Designing Professional Development/US Higher Ed

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Overview[edit]

Developing a plan for professional development to address technology within a higher education environment requires an understanding of the needs of the institution as well as the individual. Addressing the deficiencies in technology and developing a plan to educate and engage professionals can advance an institution in many ways inside and outside of the traditional classroom setting. For example, even simple technologies such as email and texting, changed higher education in ways hard to imagine before personal computers and the Internet came on the scene.[1] In order to stay relevant for students, administrators and external constituents, Higher Ed needs to stay current with information and instructional technologies. Therefore, the development of instructional materials which not only address the needed information, but provide the experience of using the tools will be beneficial to all.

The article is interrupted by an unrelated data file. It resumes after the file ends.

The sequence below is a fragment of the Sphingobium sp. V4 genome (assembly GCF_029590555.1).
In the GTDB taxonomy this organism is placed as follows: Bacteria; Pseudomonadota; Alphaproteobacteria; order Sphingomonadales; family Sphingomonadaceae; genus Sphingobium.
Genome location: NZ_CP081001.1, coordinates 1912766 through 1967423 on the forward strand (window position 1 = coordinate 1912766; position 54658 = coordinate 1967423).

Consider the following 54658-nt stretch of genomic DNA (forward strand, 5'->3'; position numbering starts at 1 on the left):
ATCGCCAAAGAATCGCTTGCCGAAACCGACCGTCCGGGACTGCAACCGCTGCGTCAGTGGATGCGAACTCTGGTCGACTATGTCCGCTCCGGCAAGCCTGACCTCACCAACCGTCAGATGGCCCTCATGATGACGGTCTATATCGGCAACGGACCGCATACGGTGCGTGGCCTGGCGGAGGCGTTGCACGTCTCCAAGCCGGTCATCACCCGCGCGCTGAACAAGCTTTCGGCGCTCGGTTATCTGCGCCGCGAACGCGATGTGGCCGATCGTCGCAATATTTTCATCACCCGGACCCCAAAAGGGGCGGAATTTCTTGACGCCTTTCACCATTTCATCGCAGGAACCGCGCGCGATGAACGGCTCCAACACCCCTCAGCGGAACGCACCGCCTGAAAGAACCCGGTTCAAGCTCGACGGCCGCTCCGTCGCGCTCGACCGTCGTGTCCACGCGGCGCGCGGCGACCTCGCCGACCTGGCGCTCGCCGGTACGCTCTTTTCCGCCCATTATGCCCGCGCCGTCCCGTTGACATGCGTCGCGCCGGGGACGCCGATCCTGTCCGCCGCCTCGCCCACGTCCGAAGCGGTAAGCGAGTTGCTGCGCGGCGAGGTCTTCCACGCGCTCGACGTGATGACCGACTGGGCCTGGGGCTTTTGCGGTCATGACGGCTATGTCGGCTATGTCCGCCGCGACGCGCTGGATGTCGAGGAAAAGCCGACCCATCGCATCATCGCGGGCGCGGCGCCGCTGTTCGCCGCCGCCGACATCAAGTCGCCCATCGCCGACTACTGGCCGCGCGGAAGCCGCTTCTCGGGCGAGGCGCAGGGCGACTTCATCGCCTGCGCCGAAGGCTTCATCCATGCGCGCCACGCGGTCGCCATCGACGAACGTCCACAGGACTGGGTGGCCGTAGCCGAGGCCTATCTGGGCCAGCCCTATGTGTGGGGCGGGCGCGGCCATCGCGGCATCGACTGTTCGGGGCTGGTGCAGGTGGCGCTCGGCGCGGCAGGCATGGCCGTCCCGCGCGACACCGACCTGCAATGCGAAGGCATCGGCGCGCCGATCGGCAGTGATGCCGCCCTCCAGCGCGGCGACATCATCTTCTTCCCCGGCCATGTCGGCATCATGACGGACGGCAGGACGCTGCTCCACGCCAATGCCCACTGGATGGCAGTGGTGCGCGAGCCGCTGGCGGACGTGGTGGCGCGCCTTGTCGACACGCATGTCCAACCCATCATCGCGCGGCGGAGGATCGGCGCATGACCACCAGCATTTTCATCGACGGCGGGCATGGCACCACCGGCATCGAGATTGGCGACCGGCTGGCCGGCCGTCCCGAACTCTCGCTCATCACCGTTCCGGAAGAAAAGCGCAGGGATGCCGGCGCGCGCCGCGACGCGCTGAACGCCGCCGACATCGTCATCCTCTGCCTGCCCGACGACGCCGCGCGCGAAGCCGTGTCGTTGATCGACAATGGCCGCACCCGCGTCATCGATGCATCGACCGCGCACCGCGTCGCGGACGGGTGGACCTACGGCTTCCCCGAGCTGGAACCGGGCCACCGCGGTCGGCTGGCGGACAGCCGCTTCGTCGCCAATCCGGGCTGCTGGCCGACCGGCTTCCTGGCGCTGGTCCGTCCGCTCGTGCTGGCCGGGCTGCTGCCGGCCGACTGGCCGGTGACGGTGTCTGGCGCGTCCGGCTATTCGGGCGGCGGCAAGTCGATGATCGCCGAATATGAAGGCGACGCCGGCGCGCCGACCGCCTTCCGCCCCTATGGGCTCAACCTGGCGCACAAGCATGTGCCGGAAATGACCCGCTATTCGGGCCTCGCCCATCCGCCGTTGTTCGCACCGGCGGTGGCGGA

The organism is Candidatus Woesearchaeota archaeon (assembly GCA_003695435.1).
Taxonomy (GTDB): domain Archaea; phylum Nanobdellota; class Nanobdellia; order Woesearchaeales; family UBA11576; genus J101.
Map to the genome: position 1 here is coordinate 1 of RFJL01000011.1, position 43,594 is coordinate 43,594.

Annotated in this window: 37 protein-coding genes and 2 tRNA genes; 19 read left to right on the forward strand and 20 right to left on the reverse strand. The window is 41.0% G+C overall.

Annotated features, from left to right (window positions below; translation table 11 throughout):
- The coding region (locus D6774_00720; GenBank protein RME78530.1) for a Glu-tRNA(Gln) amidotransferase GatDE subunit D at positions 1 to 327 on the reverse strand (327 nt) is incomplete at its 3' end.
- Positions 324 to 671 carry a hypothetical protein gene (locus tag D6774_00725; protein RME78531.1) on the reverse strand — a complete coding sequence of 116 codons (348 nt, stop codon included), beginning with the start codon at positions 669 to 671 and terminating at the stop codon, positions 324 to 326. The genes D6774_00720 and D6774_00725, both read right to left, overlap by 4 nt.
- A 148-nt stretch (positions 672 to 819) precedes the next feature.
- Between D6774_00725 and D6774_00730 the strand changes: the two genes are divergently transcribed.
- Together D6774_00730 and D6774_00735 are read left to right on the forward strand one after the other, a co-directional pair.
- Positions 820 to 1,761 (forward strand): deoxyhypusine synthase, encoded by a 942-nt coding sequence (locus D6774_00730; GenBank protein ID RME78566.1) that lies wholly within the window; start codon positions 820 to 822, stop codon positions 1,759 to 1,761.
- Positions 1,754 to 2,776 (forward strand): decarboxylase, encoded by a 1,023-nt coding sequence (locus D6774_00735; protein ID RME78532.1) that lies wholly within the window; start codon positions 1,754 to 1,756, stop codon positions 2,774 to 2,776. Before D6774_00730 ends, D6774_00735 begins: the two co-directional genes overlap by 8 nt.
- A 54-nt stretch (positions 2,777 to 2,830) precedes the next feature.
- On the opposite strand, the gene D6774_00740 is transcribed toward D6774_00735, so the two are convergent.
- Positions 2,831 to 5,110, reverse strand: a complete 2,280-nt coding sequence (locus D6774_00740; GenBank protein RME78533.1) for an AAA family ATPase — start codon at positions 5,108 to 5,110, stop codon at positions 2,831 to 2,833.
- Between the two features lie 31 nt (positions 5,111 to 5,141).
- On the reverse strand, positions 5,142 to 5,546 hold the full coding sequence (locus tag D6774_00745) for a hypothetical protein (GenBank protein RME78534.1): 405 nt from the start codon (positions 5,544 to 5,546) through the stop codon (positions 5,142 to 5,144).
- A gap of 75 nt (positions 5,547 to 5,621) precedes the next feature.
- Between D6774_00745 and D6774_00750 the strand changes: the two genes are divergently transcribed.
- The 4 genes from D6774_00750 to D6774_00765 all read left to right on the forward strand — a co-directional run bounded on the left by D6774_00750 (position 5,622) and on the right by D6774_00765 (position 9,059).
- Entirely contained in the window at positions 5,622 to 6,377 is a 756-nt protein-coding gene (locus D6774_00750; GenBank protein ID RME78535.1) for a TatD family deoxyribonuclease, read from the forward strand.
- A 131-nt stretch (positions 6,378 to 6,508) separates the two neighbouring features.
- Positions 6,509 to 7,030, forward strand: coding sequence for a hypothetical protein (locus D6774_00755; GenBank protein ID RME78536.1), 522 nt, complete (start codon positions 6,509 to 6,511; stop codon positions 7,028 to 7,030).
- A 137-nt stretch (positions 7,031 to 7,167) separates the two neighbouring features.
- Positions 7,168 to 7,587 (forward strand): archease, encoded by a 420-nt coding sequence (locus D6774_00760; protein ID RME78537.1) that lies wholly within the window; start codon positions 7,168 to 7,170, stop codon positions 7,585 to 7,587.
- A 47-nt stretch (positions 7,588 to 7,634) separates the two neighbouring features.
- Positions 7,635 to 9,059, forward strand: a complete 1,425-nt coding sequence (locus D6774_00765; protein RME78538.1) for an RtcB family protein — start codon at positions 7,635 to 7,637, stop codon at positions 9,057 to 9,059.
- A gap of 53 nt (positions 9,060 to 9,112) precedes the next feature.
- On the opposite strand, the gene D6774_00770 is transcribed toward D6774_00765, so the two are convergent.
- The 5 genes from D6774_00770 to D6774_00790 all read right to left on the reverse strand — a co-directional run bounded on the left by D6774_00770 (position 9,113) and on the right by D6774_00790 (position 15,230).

Making the case for technology[edit]

A pressing need to provide faculty and administrators with on-going professional development opportunities to enable the instructors and professionals to become true educator of academic subject matter and institutional initiatives.[2] Professional development areas should include proven instructional practices and how best to incorporate and infuse these pedagogical theories into general education courses as well as alumni and staff educational opportunities in order to enhance learning, increase engagement, retention, and success.[3] Technology makes it possible to expand rather than shrink the socialization effect of higher education. [1] Today's students and younger constituents are as comfortable communicating and exchanging views electronically, especially through social media such as Facebook and Twitter, as they are interacting in person — perhaps even more so. [1]

Roles and responsibilities[edit]

Information technology help higher education evolve through two different but overlapping roles defined as evolutionary and transformational.[1] The evolutionary category of informational technology is comprised of four overlapping educational functions.[1] It can: